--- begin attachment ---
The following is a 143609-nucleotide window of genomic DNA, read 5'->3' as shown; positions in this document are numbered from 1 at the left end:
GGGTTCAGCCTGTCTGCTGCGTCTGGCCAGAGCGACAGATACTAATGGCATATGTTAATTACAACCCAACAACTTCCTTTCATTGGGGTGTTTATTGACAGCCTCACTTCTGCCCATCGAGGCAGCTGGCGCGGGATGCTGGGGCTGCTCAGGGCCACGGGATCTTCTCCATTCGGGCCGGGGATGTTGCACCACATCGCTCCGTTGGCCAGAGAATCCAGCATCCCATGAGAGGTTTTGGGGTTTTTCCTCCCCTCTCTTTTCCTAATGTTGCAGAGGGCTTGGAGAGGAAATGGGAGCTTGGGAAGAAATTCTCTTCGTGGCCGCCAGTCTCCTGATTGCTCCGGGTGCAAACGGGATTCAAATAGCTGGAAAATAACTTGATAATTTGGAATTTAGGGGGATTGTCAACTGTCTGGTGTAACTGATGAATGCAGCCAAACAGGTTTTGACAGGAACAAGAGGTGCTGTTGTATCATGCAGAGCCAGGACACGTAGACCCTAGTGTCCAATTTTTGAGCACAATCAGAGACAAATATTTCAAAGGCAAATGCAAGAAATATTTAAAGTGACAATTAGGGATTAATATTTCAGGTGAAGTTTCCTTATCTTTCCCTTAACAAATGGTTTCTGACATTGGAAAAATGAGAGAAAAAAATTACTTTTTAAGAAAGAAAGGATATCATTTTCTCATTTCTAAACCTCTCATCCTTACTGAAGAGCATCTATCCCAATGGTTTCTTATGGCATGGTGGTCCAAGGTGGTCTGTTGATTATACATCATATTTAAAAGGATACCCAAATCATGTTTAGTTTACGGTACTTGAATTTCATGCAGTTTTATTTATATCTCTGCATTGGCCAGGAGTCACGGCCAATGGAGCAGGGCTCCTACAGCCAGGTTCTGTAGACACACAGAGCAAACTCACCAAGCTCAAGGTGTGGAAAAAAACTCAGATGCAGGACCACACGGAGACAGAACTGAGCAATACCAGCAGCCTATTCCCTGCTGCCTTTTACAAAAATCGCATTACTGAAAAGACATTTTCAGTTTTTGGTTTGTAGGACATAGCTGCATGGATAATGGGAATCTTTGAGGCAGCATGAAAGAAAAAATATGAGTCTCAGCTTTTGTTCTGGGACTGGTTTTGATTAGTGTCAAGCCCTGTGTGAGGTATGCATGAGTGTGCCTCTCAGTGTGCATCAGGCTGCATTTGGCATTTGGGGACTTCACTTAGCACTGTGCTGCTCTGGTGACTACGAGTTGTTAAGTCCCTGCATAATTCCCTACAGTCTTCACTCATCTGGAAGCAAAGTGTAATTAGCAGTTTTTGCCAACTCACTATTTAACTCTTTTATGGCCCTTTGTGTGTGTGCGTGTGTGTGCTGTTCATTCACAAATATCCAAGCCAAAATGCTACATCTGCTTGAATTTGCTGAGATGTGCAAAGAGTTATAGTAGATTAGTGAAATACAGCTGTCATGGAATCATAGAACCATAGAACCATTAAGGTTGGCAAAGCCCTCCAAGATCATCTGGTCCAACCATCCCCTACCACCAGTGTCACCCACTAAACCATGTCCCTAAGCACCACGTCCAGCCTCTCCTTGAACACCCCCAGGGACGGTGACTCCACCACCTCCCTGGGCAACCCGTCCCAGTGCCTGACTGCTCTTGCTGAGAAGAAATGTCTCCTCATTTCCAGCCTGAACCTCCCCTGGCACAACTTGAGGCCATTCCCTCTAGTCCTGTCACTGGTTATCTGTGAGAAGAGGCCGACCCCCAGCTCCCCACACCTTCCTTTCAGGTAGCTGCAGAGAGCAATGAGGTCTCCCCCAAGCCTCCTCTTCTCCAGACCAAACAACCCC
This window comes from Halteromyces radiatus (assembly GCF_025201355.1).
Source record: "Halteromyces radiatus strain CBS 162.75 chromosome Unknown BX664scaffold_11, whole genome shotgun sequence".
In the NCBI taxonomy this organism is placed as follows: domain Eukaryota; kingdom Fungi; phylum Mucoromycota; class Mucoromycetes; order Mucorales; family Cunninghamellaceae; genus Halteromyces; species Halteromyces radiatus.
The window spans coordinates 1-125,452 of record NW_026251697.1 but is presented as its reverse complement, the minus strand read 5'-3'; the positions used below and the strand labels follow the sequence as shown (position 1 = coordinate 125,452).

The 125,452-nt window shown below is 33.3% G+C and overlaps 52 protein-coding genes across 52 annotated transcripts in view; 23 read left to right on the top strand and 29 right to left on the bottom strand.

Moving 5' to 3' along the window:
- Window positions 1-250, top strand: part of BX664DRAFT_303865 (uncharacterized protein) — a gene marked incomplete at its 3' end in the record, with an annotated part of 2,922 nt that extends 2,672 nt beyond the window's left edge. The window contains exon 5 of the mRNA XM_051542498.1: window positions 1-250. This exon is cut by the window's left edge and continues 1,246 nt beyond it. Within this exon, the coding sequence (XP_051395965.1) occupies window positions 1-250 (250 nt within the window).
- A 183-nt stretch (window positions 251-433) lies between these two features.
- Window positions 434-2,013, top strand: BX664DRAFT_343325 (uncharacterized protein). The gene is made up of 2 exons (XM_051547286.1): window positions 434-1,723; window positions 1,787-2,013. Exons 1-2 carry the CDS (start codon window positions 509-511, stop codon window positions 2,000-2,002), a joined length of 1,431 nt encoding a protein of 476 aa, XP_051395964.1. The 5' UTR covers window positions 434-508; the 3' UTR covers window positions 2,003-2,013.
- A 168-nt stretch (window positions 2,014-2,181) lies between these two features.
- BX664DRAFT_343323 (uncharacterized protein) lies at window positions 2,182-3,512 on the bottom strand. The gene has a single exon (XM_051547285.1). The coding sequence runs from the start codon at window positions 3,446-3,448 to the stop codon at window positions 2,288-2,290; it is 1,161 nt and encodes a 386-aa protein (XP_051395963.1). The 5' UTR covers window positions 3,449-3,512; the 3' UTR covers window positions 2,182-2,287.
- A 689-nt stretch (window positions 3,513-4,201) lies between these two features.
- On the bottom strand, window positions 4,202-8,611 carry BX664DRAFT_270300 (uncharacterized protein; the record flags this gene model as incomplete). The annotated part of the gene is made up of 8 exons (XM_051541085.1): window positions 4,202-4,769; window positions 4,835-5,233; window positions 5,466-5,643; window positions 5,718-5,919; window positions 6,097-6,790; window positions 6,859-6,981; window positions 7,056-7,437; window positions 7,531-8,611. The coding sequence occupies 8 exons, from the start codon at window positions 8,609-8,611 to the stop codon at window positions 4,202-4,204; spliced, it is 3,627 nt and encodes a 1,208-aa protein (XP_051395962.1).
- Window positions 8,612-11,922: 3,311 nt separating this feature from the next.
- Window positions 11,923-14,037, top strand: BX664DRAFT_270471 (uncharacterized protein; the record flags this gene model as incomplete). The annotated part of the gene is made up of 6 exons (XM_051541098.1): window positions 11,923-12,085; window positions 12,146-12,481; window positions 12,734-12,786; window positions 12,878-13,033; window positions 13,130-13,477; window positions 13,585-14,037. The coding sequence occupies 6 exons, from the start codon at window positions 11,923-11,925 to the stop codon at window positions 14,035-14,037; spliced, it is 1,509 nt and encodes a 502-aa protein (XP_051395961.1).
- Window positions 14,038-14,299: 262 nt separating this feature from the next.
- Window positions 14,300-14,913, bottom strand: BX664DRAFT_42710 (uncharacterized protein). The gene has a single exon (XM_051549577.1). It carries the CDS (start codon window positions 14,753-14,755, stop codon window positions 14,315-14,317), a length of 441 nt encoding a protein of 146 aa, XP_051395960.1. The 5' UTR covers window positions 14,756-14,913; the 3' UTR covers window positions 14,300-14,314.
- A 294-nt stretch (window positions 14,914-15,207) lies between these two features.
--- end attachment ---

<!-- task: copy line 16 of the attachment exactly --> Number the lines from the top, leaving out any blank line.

- Window positions 8,612-11,922: 3,311 nt separating this feature from the next.